CHRISTCHURCH, New Zealand: A 44-year-old man has become the second person charged with sharing a gruesome livestream video of the deadly attack at a Christchurch mosque.
Philip Arps was arrested by New Zealand Police on Tuesday (Mar 19), four days after 28-year-old Australian Brenton Tarrant allegedly went on a rampage at two mosques in the southern city, killing 50 people and injuring dozens more.
Arps was charged with two counts of distributing objectionable material under the Films Act, and was remanded in custody after appearing in Christchurch District Court.
He is due back in court on Apr 15.
A teenager appeared in court earlier this week on the same charge.
The livestream video was shot by alleged gunman Tarrant, who is currently facing one charge of murder for the killings at Al Noor and Linwood mosques.
The funerals of the first victims started on Wednesday, with more expected to take place later Wednesday and on Thursday as officials release the victims' bodies to their families.
LEXINGTON: Mikhy Farrera Brochez on Tuesday (Mar 19) pleaded not guilty in a US federal court in Kentucky to charges related to stolen identification documents from Singapore's HIV registry, according to his lawyer Jay Oakley.
The American, who is accused of sharing the personal data of thousands of people from the registry, had earlier been indicted by a federal grand jury on charges including trying to extort the Singapore Government.
He remains jailed at the Fayette County detention centre, and his three-day trial on federal charges has been set for May 7, said Oakley.
The lawyer said that at this point, he intends to take the case to trial. However, he still has not seen the details of the Government ‘s evidence, which he now will have access to in the form of discovery (a pre-trial procedure providing for the exchange of information between parties).
The 34-year-old, who previously worked in Singapore as a lecturer, is accused of sharing the HIV-positive status and personal information of 14,200 people from Singapore's HIV registry.
He was deported from Singapore in April last year, after serving a jail term for lying about his HIV status to gain an employment pass.
Earlier this month, Farrera Brochez was ordered by a US court to "immediately" surrender to Singapore authorities the data obtained from the HIV registry and all other confidential information.
He was given a Mar 29 deadline to "permanently delete" from any computer, device, storage media or website the information obtained from the Ministry of Health (MOH) and the Singapore Prisons Service, according to court documents.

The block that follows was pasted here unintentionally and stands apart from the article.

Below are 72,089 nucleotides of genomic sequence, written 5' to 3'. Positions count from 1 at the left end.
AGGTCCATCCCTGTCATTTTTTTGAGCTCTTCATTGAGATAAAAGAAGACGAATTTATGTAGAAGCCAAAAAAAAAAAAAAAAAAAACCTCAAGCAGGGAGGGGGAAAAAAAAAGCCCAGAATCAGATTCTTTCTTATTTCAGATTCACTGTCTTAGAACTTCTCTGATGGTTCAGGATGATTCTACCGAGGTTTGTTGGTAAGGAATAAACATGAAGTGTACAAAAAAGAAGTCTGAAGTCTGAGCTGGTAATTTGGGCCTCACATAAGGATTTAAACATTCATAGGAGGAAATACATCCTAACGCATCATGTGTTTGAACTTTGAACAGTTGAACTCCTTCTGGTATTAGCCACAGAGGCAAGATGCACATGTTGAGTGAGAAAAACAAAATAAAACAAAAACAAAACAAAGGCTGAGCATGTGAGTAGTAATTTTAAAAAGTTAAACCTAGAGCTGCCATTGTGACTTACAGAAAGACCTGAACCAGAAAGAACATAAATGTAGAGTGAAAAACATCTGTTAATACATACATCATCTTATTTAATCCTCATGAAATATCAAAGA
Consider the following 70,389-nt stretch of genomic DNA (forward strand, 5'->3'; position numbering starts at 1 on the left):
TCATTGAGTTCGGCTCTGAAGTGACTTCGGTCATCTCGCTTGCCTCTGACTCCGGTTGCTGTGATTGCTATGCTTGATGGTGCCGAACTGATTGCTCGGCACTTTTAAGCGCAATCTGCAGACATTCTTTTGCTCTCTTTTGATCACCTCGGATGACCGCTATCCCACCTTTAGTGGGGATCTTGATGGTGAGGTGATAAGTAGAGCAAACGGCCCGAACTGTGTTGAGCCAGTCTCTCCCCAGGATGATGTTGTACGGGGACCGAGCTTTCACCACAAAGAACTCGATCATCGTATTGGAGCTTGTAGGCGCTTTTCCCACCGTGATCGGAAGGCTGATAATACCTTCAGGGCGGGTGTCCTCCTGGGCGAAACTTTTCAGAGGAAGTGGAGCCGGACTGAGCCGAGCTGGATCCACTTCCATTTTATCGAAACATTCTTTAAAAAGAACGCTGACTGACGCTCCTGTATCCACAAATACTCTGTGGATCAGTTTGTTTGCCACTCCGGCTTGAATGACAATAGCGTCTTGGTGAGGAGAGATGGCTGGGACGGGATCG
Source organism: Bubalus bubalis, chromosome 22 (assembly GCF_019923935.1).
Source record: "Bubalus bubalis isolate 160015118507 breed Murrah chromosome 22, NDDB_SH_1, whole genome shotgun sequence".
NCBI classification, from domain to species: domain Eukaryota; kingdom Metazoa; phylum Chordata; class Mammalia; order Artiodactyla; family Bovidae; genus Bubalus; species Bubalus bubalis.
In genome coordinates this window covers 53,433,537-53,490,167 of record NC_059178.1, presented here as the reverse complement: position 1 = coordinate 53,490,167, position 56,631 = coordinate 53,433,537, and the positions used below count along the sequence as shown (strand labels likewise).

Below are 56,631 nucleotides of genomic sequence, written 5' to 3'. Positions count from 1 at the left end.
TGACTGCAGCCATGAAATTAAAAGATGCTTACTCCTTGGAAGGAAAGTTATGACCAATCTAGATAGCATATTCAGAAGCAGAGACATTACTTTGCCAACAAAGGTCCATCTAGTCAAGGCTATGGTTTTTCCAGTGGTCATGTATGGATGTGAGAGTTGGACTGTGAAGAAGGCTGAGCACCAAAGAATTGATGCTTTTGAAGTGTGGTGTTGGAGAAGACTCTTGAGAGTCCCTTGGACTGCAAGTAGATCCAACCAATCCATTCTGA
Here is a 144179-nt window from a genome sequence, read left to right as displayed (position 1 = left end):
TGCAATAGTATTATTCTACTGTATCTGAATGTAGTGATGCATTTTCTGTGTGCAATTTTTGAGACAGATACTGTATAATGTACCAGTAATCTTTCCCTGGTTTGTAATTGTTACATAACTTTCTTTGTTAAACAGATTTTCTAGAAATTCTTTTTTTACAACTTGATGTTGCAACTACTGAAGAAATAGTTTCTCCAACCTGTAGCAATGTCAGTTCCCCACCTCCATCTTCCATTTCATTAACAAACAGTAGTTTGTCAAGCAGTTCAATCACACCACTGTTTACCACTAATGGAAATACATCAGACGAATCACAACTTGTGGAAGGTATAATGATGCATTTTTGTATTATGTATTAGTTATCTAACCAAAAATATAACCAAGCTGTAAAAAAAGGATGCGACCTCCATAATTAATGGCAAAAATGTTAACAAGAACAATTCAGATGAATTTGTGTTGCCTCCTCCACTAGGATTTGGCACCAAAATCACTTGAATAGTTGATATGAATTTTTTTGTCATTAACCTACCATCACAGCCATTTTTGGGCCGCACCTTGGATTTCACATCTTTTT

SINGAPORE: A 45-year-old Indonesian maid was found guilty on Wednesday (Mar 20) of stealing more than S$30,000 worth of items from the family of Changi Airport Group chairman Liew Mun Leong.
The conviction was handed down by District Judge Olivia Low after a 19-day trial that spanned months.
The judge denied the defence their request to recall five witnesses in response to an amendment of one of the four theft charges the maid faced.
Parti Liyani had worked for the Liew household between March 2007 and late October 2016, with her salary increasing from S$300 per month to S$600 per month before she was fired on suspicion of theft over the years.
She was found guilty of stealing an assortment of items including: Two bags valued at S$200 each belonging to Mr Liew; watches and more than 100 pieces of clothing belonging to his son Karl Liew; jewellery owned by his daughter May Liew; and a Prada bag and Gucci sunglasses belonging to Karl’s wife.
Over the course of the trial, the defence had argued that the items Parti was accused of stealing had been given to her, that she had retrieved some items discarded in bins, or that the items had been misplaced by their owners. Parti also claimed that some items had not been packed by her in the boxes - two of the Liew family’s drivers had helped her in the packing of the items to be couriered to Indonesia.
The judge said that she did not see “any reason why the Liew family and (their) driver Robin would conspire to frame the accused for the theft, especially when they had employed her for a number of years”.
“They had in fact compensated her for the termination and was even willing to pay for the shipping of her items back to Indonesia,” she said. “On the contrary, the modus operandi of the accused was to take a variety of items from different family members thinking that these would go unnoticed by them.”
She noted that even though Parti had returned to Indonesia for more than a month after being fired, she “never showed interest” in finding out why she had not received three large boxes that she had left behind with the Liews to be shipped to her.
The stolen items were found inside the boxes.